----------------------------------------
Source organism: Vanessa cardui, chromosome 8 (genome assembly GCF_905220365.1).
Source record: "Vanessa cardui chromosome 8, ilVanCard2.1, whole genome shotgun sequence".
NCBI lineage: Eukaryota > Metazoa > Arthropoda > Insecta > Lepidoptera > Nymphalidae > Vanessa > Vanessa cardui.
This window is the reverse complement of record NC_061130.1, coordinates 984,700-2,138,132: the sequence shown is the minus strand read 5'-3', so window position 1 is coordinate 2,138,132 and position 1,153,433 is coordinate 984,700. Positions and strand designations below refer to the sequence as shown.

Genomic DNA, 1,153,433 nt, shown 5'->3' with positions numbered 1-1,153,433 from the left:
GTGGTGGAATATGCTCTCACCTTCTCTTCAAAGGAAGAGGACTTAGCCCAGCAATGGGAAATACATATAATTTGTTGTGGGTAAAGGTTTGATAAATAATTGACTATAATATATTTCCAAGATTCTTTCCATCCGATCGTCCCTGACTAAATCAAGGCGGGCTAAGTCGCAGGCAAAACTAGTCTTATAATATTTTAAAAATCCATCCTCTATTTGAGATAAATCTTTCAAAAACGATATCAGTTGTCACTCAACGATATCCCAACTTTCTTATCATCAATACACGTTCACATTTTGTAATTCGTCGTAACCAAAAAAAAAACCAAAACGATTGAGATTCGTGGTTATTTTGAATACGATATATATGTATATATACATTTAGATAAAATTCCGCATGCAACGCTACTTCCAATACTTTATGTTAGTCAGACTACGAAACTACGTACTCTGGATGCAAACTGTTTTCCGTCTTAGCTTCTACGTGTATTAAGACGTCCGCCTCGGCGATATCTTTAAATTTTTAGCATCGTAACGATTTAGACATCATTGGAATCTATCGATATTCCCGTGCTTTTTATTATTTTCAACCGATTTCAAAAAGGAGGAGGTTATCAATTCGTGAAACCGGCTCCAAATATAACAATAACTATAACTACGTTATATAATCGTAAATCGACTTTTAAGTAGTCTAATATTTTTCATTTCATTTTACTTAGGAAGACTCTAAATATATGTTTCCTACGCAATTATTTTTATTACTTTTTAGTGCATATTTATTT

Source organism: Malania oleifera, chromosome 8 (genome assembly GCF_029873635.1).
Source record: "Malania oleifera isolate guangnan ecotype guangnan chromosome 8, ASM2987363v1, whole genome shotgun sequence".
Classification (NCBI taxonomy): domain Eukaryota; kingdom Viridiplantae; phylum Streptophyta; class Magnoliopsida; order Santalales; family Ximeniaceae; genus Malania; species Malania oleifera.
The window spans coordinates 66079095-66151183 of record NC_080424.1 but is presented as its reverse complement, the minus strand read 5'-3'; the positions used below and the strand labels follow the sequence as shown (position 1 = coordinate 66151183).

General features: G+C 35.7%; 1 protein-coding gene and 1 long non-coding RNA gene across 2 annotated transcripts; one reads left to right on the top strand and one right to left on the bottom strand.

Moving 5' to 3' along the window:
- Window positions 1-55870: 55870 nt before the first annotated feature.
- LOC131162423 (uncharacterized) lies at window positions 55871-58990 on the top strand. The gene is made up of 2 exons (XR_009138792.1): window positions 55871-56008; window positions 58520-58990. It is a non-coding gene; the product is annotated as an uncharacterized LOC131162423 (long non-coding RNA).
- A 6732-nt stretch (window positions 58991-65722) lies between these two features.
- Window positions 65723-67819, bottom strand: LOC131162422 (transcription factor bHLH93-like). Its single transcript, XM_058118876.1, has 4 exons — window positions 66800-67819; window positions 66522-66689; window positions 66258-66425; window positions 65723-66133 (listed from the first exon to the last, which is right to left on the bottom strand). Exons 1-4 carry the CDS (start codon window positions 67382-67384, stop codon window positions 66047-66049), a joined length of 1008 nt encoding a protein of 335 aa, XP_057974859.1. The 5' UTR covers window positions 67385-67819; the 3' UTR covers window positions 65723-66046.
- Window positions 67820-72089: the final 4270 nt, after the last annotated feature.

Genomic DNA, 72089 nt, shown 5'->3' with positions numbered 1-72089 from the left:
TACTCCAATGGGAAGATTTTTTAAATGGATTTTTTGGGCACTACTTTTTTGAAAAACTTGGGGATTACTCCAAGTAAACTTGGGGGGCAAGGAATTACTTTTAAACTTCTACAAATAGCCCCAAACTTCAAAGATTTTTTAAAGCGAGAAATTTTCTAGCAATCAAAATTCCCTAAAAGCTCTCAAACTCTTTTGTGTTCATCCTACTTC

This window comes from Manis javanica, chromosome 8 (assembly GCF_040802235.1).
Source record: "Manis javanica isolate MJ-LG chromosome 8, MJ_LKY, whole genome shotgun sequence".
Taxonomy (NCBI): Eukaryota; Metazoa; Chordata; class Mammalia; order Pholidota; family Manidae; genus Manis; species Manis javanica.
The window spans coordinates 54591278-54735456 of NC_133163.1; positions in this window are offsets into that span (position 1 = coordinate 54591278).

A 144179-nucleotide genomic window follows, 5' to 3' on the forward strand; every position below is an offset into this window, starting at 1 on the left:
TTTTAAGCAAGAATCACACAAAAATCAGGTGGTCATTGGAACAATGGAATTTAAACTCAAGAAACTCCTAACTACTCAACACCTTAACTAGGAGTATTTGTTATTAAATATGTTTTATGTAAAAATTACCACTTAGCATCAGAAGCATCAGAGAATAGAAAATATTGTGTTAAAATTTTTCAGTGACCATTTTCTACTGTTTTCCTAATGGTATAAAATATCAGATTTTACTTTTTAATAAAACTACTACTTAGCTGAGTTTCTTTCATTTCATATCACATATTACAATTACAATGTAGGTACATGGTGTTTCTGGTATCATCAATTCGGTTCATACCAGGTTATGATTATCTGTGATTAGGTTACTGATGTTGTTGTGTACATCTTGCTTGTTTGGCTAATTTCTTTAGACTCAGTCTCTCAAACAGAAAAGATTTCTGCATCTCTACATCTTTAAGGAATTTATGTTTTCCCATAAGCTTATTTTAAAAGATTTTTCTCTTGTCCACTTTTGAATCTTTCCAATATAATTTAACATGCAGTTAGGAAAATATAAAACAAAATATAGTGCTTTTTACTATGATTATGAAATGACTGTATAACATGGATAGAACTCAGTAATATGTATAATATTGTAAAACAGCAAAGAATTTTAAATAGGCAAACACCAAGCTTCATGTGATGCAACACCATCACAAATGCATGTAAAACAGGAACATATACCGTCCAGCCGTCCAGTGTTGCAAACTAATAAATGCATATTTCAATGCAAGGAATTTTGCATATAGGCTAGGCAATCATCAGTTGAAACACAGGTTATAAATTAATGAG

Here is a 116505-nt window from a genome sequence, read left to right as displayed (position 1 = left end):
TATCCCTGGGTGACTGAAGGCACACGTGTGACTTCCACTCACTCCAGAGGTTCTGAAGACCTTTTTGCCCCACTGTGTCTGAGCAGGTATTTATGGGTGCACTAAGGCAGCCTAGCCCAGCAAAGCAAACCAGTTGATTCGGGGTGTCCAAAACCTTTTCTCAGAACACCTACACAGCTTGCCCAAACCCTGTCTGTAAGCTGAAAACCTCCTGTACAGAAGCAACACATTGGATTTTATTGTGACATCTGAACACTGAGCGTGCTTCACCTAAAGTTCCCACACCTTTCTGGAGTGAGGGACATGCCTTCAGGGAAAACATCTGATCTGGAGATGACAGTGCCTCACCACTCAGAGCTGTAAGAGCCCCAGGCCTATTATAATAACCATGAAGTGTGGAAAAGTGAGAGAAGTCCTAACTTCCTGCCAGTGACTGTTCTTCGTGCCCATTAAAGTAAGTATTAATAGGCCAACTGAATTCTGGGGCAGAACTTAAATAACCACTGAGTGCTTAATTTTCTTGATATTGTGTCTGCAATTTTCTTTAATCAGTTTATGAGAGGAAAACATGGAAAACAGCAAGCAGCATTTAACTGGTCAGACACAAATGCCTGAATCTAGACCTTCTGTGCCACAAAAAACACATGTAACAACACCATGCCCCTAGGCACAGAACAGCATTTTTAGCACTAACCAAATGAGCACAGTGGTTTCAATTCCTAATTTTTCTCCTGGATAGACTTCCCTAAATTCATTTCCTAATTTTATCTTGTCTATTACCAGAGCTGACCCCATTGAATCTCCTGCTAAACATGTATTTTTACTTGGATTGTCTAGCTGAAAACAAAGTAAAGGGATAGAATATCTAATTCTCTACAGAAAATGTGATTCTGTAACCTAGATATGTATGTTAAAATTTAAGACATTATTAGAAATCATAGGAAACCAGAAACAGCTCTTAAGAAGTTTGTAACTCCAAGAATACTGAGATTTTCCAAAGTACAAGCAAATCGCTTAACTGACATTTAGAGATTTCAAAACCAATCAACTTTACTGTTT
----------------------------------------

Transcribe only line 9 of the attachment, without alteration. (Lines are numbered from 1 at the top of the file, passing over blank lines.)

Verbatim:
Classification (NCBI taxonomy): domain Eukaryota; kingdom Viridiplantae; phylum Streptophyta; class Magnoliopsida; order Santalales; family Ximeniaceae; genus Malania; species Malania oleifera.